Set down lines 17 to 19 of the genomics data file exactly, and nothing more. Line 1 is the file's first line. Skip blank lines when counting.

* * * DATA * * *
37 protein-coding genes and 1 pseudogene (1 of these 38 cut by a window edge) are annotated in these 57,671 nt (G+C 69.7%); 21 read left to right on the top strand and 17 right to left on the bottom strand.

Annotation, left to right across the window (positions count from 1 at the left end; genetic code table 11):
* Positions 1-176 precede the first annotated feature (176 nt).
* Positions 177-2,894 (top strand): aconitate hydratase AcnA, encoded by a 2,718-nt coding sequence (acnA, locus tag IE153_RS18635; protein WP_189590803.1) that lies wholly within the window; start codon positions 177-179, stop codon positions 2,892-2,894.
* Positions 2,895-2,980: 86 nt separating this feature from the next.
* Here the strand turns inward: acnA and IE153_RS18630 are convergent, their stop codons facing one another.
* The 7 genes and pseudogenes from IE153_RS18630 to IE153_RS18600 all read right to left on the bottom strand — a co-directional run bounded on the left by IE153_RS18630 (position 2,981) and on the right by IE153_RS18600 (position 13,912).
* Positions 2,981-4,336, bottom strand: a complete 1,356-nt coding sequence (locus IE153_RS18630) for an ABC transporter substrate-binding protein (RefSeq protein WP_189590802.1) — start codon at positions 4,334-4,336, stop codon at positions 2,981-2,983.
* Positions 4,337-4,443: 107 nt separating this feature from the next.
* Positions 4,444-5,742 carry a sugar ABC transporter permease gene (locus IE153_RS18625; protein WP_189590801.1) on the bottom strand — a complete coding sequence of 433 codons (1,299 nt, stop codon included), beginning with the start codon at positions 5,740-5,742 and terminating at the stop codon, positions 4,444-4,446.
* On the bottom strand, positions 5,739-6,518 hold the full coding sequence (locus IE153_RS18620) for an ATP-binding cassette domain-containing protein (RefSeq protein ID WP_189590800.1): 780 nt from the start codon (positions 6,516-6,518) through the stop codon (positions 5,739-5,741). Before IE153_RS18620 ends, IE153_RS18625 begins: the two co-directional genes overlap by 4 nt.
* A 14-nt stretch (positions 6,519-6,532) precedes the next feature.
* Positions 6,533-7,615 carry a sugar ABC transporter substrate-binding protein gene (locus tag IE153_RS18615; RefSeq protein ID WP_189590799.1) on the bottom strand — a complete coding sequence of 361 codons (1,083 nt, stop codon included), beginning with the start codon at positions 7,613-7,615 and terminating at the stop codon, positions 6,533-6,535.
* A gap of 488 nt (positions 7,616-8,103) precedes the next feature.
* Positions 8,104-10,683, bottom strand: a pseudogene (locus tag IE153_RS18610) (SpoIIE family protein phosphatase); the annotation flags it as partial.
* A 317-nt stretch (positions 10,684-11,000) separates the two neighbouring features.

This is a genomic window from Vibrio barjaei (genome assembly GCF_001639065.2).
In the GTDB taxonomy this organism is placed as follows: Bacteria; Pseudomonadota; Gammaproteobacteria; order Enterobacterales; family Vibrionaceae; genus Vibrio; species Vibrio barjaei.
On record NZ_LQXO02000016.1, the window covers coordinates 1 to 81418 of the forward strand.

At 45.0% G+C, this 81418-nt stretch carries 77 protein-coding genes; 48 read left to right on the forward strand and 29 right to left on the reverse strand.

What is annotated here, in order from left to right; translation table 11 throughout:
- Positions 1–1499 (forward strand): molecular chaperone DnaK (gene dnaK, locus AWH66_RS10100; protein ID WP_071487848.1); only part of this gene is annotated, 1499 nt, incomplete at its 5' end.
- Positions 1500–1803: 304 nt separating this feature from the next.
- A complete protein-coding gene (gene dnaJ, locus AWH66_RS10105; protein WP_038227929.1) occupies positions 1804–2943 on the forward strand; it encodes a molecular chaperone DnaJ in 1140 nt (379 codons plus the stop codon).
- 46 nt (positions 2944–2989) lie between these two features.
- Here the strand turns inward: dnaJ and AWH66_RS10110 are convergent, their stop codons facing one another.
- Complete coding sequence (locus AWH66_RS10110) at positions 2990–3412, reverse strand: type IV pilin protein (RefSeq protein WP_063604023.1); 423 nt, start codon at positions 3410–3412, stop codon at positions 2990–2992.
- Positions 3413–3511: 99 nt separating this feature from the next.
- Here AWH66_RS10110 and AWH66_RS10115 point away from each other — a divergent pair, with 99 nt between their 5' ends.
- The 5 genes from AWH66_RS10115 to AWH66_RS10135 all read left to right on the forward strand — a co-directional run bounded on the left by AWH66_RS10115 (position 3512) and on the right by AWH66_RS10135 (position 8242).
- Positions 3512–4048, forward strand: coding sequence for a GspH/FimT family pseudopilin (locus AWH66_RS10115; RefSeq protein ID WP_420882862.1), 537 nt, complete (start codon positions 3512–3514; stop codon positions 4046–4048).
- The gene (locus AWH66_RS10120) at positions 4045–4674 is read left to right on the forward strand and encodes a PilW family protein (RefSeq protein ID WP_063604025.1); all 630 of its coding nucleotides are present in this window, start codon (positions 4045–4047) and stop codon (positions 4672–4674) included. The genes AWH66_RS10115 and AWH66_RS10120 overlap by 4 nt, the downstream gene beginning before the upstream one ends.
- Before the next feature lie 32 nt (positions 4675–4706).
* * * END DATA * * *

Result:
This is a genomic window from Vibrio barjaei (genome assembly GCF_001639065.2).
In the GTDB taxonomy this organism is placed as follows: Bacteria; Pseudomonadota; Gammaproteobacteria; order Enterobacterales; family Vibrionaceae; genus Vibrio; species Vibrio barjaei.
On record NZ_LQXO02000016.1, the window covers coordinates 1 to 81418 of the forward strand.